They fly the 320 and it wasn't covered by the AD, but as the tails are constructed similarly, watch out AIRBUS could have a huge problem now that cracks have been found elsewhere. Its certainly looking like composits aren't "unlimited life"....


16th Dec 2001, 04:41
Airbus officials say this defect does not mean there is a design problem
with its jets.

Well, i could point out a few others.. :D

Everyone knows that composites are of limited lifetime.. Problem beeing that there might be a tendency to examine these materials as you do with conventional materials..
They donīt wear the same and they definately donīt tear the same..
Cracks in fibrematerials are almost impossible to detect by visual examination..
You just have to take it one step further..
If they saved a huge amount of money purchasing them, they might find that you will have spend the dime in maintaining them..

Ignition Override
16th Dec 2001, 10:16
"The FAA is keeping a close eye on the situation", says spokeswoman...

After a French or Italian ATR-42 lost some lateral control years ago, having been informed of this, our FAA kept "closed" eyes on the need for realistic ATR icing certification criteria, along with so many things which would have saved lives (designated rest periods for crewmembers on reserve for multiple, consecutive days and nights, no extendable duty periods for Part 91 ferry flights [i.e.18-30 hours on duty without rest]...planeloads of passengers killed due to intruders-but still no cockpit door locks, charges against maybe half of all wackos who assaulted crewmembers or broke into cockpits...).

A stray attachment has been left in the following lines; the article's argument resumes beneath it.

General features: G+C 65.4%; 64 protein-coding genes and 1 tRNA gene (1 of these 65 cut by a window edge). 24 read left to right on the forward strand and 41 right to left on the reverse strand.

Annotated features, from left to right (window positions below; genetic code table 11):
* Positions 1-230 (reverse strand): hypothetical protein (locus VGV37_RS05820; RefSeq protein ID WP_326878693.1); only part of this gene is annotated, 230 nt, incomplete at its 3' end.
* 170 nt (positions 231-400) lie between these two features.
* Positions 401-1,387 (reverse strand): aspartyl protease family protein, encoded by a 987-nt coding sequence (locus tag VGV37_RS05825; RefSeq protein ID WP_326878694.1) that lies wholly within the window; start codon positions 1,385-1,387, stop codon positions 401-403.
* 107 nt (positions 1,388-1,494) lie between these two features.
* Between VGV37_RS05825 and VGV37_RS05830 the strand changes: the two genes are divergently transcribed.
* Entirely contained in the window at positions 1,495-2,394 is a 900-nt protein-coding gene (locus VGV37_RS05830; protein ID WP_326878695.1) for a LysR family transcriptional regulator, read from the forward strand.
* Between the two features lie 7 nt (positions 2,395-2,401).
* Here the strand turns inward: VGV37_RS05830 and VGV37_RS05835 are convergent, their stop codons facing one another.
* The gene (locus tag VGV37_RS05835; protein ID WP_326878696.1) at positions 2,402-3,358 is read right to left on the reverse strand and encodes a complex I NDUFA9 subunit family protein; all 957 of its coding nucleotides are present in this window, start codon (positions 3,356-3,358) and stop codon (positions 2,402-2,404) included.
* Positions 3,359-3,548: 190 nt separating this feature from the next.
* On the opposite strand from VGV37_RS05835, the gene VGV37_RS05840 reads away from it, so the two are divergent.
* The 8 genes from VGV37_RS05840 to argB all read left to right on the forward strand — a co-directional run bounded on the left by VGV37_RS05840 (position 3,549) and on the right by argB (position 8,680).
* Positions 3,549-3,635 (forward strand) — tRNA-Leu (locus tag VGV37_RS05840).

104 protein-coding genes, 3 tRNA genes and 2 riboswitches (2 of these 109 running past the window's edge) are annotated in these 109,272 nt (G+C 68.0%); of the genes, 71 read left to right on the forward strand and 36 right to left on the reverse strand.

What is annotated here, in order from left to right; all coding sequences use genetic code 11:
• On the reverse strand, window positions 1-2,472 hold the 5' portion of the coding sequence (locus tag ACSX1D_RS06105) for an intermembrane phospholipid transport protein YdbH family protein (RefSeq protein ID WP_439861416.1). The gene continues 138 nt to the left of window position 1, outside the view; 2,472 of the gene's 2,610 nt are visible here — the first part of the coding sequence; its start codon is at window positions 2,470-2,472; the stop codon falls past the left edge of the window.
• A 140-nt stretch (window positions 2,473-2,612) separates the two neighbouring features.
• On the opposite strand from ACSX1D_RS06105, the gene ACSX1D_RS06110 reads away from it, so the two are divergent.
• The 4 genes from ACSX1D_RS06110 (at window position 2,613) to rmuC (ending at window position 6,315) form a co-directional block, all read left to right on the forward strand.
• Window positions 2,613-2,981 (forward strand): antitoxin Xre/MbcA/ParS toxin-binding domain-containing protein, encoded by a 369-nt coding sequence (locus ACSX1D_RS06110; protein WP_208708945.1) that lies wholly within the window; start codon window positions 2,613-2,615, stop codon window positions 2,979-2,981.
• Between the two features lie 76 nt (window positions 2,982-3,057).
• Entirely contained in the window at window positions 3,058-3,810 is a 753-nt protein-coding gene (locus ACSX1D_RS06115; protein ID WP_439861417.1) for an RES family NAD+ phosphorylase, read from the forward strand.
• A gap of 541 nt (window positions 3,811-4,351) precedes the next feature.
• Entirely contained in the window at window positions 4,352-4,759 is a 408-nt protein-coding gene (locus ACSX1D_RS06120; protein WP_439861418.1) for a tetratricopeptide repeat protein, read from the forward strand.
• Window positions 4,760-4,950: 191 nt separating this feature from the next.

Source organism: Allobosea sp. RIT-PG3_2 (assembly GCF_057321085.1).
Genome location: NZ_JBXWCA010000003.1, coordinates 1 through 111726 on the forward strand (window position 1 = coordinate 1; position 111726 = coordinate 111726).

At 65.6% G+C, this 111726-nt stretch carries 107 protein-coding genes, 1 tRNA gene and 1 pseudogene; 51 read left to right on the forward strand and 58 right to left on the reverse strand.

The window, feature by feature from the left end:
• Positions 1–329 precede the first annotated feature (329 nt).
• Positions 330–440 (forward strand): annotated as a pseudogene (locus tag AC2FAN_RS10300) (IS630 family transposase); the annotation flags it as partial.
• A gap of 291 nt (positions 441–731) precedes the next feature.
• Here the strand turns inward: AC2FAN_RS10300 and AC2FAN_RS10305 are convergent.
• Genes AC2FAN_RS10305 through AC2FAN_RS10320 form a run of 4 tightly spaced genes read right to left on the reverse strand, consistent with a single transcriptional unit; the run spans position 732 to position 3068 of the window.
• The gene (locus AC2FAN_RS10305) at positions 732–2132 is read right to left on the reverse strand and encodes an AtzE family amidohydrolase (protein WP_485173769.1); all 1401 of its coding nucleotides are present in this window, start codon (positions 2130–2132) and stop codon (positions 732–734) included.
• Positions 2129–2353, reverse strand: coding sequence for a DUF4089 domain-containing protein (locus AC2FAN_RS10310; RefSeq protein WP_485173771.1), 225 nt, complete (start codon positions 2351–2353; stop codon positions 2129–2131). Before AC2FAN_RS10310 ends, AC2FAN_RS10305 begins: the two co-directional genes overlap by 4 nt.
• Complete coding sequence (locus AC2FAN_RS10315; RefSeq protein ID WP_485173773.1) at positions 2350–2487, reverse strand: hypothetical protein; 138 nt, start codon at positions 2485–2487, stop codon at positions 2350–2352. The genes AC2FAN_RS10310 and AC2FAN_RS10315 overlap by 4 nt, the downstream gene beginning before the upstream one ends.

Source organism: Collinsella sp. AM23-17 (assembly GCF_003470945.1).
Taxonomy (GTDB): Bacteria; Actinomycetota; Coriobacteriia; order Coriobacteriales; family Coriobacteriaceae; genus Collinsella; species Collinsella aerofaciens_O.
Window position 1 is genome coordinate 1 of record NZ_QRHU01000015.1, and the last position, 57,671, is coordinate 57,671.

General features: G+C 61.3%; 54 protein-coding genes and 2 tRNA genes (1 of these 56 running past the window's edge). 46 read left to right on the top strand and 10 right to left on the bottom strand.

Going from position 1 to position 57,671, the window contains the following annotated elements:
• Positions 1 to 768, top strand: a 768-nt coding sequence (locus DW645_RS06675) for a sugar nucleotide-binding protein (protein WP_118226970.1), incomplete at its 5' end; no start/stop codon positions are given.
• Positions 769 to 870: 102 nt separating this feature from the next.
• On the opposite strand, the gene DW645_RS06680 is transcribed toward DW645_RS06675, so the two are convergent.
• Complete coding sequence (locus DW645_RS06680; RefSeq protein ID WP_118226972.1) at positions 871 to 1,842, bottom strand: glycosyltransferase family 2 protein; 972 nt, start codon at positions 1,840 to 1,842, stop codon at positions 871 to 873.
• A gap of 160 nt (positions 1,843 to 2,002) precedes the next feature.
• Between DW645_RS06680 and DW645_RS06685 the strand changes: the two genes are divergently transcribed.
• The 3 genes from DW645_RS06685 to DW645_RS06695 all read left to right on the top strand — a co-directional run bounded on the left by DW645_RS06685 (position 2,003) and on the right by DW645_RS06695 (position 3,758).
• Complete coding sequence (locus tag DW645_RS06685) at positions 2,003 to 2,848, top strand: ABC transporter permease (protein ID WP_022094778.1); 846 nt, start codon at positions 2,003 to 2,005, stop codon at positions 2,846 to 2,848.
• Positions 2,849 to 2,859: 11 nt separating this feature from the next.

Knowing that our US FAA is on watch in a foxhole at the defensive perimeter (with ammo loaded and the safety off?), we can all sleep much better in the future. The FAA does a consistently excellent job with air traffic control and also whether air carrier documentation looks correct (ever heard of Valuejet?).

[ 16 December 2001: Message edited by: Ignition Override ]

[ 16 December 2001: Message edited by: Ignition Override ]